A cockfight is a blood sport between two cocks, or more accurately gamecocks, held in a ring called a cockpit. The history of raising fowl for fighting goes back 6,000 years. The first documented use of the word gamecock, denoting use of the cock as to a "game", a sport, pastime or entertainment, was recorded in 1634, after the term "cock of the game" used by George Wilson, in the earliest known book on the sport of cockfighting in The Commendation of Cocks and Cock Fighting in 1607. But it was during Magellan's voyage of discovery of the Philippines in 1521 when modern cockfighting was first witnessed and documented by Antonio Pigafetta, Magellan's chronicler, in the kingdom of Taytay.
The combatants, referred to as gamecocks, are specially bred birds, conditioned for increased stamina and strength. The comb and wattle are cut off in order to meet show standards of the American Gamefowl Society and the Old English Game Club and to prevent freezing in colder climates (the standard emerged from the older practice of severing the comb, wattles, and earlobes of the bird in order to remove anatomical vulnerabilities, similar to the practice of docking a dog's tail and ears).
Cocks possess congenital aggression toward all males of the same species. Cocks are given the best of care until near the age of two years. They are conditioned, much like professional athletes prior to events or shows. Wagers are often made on the outcome of the match.
Cockfighting is a blood sport due in some part to the physical trauma the cocks inflict on each other, which is sometimes increased by attaching metal spurs to the cocks' natural spurs. While not all fights are to the death, the cocks may endure significant physical trauma. In some areas around the world, cockfighting is still practiced as a mainstream event; in some countries it is regulated by law, or forbidden outright. Advocates of the "age old sport" often list cultural and religious relevance as reasons for perpetuation of cockfighting as a sport.
- 1 Process
- 2 History
- 3 Regional variations
- 4 Other bird species
- 5 Legal status
- 6 Notable cockfighters
- 7 In popular culture
- 8 In religion
- 9 See also
- 10 References
- 11 External links
Two owners place their gamecock in the cockpit. The cocks fight until ultimately one of them dies or is critically injured. Historically, this was in a cockpit, a term which was also used in the 16th century to mean a place of entertainment or frenzied activity. William Shakespeare used the term in Henry V to specifically mean the area around the stage of a theatre. In Tudor times, the Palace of Westminster had a permanent cockpit, called the Cockpit-in-Court.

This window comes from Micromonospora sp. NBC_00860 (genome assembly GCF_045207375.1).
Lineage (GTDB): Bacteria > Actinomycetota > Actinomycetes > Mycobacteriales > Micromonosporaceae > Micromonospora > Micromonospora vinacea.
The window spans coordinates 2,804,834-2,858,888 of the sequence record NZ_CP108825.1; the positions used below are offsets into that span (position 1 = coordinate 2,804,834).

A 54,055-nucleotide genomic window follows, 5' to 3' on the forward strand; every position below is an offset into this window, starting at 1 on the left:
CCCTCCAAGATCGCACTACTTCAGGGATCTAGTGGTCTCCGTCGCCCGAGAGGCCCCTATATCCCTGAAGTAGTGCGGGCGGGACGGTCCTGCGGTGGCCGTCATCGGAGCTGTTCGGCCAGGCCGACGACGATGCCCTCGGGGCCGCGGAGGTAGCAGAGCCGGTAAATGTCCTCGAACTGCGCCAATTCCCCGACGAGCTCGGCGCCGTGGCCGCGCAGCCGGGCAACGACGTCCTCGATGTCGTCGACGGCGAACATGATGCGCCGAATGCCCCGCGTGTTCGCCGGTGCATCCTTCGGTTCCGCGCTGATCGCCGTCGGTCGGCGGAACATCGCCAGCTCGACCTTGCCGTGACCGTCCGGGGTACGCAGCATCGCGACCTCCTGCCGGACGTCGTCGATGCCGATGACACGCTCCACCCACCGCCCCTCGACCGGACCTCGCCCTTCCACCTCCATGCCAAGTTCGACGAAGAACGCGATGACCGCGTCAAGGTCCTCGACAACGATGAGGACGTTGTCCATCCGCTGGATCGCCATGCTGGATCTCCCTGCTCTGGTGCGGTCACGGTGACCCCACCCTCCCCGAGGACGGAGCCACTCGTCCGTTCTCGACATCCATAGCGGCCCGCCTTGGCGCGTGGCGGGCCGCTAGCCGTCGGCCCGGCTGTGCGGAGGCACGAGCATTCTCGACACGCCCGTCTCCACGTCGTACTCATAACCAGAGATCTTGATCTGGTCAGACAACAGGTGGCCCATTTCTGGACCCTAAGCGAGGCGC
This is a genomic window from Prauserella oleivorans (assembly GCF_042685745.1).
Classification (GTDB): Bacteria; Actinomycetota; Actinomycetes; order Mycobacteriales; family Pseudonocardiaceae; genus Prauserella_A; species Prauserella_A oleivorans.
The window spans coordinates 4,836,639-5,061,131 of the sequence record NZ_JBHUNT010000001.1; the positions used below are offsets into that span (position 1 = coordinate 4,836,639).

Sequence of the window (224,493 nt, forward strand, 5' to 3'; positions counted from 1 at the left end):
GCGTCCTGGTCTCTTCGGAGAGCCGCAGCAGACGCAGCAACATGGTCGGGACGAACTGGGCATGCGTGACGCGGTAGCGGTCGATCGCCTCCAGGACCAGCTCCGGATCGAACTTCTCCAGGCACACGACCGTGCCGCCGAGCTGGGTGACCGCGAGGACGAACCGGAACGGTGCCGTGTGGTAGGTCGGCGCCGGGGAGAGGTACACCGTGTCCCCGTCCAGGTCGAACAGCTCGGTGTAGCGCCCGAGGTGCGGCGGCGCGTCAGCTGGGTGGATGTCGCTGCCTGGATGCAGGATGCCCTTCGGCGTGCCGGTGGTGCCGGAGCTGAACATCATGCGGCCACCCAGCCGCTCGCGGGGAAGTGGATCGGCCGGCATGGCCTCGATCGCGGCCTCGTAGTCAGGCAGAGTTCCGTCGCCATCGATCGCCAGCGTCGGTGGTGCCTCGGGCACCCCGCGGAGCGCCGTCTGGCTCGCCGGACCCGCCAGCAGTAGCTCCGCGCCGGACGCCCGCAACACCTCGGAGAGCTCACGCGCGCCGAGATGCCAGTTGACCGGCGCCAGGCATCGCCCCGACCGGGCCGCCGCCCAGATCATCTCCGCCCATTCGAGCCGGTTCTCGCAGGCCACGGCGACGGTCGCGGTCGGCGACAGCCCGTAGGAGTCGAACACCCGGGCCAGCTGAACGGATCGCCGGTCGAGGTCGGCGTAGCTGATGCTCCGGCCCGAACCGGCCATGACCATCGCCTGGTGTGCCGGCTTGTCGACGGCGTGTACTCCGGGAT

The sport was popular in ancient times in India, China, Persia, and other Eastern countries and was introduced into Ancient Greece in the time of Themistocles (c. 524–460 BC). For a long time the Romans affected to despise this "Greek diversion", but they ended up adopting it so enthusiastically that the agricultural writer Columella (1st century AD) complained that its devotees often spent their whole patrimony in betting at the side of the pit.
Based on his analysis of a Mohenjo-daro seal, Iravatham Mahadevan speculates that the city's ancient name could have been Kukkutarma ("the city [-rma] of the cockerel [kukkuta]"). However, according to a recent study, "it is not known whether these birds made much contribution to the modern domestic fowl. Chickens from the Harappan culture of the Indus Valley (2500–2100 BC) may have been the main source of diffusion throughout the world." "Within the Indus Valley, indications are that chickens were used for sport and not for food" (Zeuner 1963) and that by 1000 BC they had assumed "religious significance".
Some additional insight into the pre-history of European and American secular cockfighting may be taken from The London Encyclopaedia:
At first cockfighting was partly a religious and partly a political institution at Athens; and was continued for improving the seeds of valor in the minds of their youth, but was afterwards perverted both there and in the other parts of Greece to a common pastime, without any political or religious intention.
An early image of a fighting rooster has been found on a 6th-century BC seal of Jaazaniah from the biblical city of Mizpah in Benjamin, near Jerusalem. Remains of these birds have been found at other Israelite Iron Age sites, when the rooster was used as a fighting bird; they are also pictured on other seals from the period as a symbol of ferocity, such as the late-7th-century BC red jasper seal inscribed "Jehoahaz, son of the king", which likely belonged to Jehoahaz of Judah "while he was still a prince during his father's life".